The work of David Williamson, Australia’s best-known playwright, has encompassed more than 30 plays and numerous film and television productions. Williamson gained a Bachelor of Engineering in 1965 but discovered his true vocation while preparing sketches for student revues at Monash University. He began writing and performing plays with Betty Burstall’s La Mama Theatre Company in Melbourne in 1968, his screenwriting credits beginning with a loose adaptation of his early play The Coming of Stork for Tim Burstall (in 1971), for whom he also prepared the original screenplay of Petersen (1974). The Removalists (1975) and Don’s Party (1976) consolidated his reputation as a major playwright, and his collaborations with film directors Peter Weir (Gallipoli, 1981; The Year of Living Dangerously, 1982), Bruce Beresford (Don’s Party; The Club, 1980), and Simon Wincer (Phar Lap, 1983) enhanced his status as a screenwriter of note as well. Williamson has won four AFI Awards and the Australian Writers’ Guild AWGIE Award 11 times. He has received honorary doctorates of Literature from the University of Sydney (1988), Monash University (1990), Swinburne University of Technology (1998), and the University of Queensland (2004). Explore some of David’s work further on australianscreen.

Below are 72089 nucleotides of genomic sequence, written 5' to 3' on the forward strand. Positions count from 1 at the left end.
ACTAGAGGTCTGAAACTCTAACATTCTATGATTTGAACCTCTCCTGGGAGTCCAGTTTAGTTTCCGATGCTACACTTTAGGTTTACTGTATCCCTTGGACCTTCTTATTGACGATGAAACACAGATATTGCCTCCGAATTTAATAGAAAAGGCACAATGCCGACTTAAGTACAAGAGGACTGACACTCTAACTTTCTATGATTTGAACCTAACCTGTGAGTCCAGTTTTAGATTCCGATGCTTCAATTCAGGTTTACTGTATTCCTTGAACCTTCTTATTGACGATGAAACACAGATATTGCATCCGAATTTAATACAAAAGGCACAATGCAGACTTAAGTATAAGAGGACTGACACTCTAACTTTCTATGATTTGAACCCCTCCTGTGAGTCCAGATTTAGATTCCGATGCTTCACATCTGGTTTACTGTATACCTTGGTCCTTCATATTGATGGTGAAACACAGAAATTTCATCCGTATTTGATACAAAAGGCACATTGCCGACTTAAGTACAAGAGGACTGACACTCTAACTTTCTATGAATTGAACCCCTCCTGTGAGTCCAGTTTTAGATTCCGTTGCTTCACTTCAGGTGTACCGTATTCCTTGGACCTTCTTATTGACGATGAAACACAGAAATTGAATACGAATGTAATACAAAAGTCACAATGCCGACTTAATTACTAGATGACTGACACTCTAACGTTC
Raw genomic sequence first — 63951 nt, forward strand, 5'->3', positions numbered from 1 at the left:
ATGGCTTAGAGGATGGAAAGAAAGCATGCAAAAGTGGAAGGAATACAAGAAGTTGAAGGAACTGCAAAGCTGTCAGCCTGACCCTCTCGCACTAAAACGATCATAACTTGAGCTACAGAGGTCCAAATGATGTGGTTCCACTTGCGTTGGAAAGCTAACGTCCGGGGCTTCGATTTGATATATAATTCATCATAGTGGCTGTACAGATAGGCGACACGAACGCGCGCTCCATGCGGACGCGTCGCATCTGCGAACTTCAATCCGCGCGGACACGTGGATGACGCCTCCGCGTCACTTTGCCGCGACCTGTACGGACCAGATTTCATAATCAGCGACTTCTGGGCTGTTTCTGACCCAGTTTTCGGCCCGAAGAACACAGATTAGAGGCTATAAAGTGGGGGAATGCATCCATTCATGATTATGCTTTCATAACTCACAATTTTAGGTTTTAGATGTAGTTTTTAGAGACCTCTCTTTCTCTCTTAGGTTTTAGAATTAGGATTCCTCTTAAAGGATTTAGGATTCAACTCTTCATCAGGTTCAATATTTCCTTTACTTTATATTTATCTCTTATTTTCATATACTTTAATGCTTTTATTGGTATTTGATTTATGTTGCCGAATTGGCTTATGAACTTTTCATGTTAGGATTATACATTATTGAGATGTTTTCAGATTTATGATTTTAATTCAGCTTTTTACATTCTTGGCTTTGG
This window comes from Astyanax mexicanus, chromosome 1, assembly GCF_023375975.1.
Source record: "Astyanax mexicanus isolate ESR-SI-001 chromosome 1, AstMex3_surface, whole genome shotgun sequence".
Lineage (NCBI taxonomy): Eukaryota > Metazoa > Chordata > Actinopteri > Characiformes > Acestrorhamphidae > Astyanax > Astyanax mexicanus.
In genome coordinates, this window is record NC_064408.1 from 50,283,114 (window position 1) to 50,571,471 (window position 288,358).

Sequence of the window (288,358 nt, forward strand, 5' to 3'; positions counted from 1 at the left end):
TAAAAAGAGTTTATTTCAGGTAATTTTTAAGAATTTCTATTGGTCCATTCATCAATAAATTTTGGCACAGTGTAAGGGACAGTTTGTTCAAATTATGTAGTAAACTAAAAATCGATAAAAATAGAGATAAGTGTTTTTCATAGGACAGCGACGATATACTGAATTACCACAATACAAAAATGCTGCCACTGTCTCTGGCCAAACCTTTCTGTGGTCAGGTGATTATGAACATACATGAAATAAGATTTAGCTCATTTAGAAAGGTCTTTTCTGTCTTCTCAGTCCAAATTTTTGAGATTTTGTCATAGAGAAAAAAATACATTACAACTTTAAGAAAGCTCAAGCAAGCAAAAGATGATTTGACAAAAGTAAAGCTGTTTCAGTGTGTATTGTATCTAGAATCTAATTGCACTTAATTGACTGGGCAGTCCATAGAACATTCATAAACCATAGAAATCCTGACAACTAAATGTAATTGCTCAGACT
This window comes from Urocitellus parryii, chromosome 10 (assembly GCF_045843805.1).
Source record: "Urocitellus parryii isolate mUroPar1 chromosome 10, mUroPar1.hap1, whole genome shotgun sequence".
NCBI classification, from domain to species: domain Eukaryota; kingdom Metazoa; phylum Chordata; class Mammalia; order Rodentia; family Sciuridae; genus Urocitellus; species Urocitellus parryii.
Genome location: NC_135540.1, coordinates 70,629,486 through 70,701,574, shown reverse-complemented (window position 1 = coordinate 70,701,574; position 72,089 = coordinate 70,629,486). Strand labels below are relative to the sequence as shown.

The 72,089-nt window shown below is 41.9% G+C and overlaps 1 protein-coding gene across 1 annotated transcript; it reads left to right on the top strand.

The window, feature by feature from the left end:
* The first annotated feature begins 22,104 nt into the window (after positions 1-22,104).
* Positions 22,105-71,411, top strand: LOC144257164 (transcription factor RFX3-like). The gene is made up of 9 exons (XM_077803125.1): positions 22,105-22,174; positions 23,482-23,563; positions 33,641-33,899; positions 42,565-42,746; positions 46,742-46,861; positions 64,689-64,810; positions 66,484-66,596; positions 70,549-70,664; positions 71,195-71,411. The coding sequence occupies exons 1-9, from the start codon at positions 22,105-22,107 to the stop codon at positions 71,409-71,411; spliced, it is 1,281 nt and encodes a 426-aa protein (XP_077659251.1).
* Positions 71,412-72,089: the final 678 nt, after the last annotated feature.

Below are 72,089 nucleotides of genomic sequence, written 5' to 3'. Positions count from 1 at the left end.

In the following clip from his interview, recorded on 6 December 2011, David Williamson describes his first love as a writer as the way people use language, and how writing for film as a predominantly visual medium can be more confining than writing for the stage, with most film directors determined to put their own stamp on well written scripts.
David Williamson interviewed by Susan Lever (NFSA: 1037155)
A longer segment from this interview can also be viewed on the NFSA YouTube channel. In this segment, David Williamson reveals how local writers were on a mission in the late 1960s and 1970s to put Australian stories on the stage and screen, and how he enjoyed the opportunity to work on scripts for such iconic films as Gallipoli (1981), The Year of Living Dangerously (1982), and Phar Lap (1983).